All Public Transport in Our Cities Should Be Free
In most cities, public transport is partially subsidized by the city council, which means that bus and underground fares are usually reasonably low. However, some people argue that fares should be abolished altogether . In this essay, I intend to examine the arguments for and against free public transport. One of the strongest arguments in favour of free public transport is that it would encourage more people to use the buses and tubes instead of going by car. Consequently, there would be less traffic in the roads, which would make our cities safer, cleaner and generally presenter places to live in. Another advantage is that those who are not very well off would be able to afford to go out more and would have little more money to spend, which would improve the quality of their lives. Free public transport would be a good thing for a city’s shops and businesses, as bus and underground users would have more money available to spend on both necessities and luxuries. Lastly, if passengers travel free on public transport, there would be no need for ticket officers, bus conductors or ticket inspectors. This would make the buses and underground much cheaper to run. On the other hand, there are several arguments against abolishing fares. To begin with, if there were no fares, the city council would have to find another way of financing public transport, probably by increasing the city’s rates. As a result, a lot of people who never travel by public transport would be helping to pay for a service which they do not use, which many would consider unfair and which also make these people worse off. What is more, if the number of passengers increased dramatically because of the abolition of fares, it would probably be necessary to increase the number of buses and trains. This would make free public transport even more expensive to operate. Finally, the abolishion of fares would lead to the loss of several...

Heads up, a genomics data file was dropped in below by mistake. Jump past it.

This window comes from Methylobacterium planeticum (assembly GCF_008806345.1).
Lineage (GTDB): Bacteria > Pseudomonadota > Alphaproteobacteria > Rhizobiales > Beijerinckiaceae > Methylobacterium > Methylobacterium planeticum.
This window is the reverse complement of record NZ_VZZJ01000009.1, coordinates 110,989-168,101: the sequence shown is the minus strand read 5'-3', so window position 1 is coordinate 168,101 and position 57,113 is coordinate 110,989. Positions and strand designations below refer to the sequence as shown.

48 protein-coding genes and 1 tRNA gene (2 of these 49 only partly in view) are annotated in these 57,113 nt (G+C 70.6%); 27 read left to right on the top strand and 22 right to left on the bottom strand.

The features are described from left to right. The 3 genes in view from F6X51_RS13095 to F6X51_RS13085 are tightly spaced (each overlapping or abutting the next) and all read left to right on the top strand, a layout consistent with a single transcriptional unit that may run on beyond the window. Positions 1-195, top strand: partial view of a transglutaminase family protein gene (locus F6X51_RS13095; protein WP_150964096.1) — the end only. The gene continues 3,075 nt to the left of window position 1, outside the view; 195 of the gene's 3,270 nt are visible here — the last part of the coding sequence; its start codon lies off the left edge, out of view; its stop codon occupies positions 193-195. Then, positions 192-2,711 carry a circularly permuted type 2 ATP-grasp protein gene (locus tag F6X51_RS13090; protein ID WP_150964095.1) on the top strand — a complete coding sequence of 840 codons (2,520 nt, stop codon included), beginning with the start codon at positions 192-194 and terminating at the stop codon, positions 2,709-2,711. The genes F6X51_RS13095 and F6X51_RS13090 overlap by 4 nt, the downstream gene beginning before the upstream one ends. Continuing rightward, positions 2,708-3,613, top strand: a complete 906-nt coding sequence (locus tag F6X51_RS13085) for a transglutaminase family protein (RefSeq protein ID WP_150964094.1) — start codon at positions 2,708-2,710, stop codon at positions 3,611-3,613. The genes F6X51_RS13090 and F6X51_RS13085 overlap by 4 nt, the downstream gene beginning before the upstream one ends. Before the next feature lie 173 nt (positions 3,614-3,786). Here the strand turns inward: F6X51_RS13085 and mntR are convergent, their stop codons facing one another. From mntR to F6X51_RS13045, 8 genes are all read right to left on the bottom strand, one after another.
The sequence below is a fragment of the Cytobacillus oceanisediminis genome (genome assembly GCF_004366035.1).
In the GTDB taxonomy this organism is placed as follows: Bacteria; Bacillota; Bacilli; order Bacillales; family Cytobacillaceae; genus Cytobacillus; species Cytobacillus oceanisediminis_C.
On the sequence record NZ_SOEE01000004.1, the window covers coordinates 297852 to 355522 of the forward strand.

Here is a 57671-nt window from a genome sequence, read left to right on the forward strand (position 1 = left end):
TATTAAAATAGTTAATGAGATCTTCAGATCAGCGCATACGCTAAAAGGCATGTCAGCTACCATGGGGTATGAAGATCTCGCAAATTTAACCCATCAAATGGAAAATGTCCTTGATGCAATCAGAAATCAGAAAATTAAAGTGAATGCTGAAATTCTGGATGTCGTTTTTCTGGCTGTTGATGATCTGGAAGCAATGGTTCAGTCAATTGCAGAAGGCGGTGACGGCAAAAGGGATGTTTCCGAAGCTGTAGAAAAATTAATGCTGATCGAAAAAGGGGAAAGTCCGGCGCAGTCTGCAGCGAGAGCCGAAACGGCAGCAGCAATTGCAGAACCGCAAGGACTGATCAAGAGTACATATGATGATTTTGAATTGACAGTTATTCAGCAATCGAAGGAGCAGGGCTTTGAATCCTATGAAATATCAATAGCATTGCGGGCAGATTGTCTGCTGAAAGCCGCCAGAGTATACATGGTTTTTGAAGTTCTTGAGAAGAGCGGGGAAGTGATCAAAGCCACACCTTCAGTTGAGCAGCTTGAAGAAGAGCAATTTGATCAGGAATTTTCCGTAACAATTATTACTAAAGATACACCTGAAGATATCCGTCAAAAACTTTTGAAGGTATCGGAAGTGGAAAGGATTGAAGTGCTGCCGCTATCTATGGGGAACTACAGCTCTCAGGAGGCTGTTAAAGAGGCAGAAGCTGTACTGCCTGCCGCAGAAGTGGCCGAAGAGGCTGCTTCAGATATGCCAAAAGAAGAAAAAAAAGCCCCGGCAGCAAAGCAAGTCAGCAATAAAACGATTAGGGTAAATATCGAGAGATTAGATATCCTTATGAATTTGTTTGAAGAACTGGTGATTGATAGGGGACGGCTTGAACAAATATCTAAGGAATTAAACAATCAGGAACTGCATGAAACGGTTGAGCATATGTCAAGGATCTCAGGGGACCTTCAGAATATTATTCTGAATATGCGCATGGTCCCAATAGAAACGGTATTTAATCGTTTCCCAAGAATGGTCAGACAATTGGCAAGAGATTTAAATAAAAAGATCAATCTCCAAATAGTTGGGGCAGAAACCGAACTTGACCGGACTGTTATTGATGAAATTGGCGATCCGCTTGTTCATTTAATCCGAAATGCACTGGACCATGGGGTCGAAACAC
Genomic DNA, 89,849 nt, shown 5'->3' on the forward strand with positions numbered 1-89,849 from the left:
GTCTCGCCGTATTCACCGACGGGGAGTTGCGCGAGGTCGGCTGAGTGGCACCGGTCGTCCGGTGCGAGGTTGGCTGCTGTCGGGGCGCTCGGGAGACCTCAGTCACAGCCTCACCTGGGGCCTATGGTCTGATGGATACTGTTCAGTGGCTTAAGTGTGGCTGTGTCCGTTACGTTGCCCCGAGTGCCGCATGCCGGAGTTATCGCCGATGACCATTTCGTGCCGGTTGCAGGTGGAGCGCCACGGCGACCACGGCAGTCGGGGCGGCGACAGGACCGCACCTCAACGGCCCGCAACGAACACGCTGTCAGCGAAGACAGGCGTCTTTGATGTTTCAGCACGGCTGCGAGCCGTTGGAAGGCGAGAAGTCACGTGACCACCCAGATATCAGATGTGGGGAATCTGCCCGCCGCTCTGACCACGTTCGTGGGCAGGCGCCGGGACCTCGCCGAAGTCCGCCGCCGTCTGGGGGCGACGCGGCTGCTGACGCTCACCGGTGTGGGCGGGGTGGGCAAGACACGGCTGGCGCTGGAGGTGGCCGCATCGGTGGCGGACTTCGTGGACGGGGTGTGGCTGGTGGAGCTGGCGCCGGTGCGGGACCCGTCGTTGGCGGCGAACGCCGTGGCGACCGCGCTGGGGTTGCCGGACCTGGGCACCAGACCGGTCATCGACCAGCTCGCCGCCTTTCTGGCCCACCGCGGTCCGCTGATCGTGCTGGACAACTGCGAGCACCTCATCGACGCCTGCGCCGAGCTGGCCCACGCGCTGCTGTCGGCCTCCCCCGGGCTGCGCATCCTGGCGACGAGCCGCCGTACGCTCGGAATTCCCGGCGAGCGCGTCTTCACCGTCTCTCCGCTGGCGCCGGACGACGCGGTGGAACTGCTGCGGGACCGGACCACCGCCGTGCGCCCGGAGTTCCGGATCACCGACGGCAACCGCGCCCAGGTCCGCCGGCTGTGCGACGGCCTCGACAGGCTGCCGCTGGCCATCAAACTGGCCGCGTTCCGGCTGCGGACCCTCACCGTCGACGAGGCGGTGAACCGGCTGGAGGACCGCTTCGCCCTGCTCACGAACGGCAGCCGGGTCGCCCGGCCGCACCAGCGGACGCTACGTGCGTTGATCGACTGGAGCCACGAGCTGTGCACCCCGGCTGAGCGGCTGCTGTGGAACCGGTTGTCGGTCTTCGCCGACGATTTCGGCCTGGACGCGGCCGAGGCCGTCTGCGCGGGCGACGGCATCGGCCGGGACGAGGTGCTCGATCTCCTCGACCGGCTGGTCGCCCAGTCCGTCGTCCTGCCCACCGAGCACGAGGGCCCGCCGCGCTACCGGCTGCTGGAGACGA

Please join StudyMode to read the full document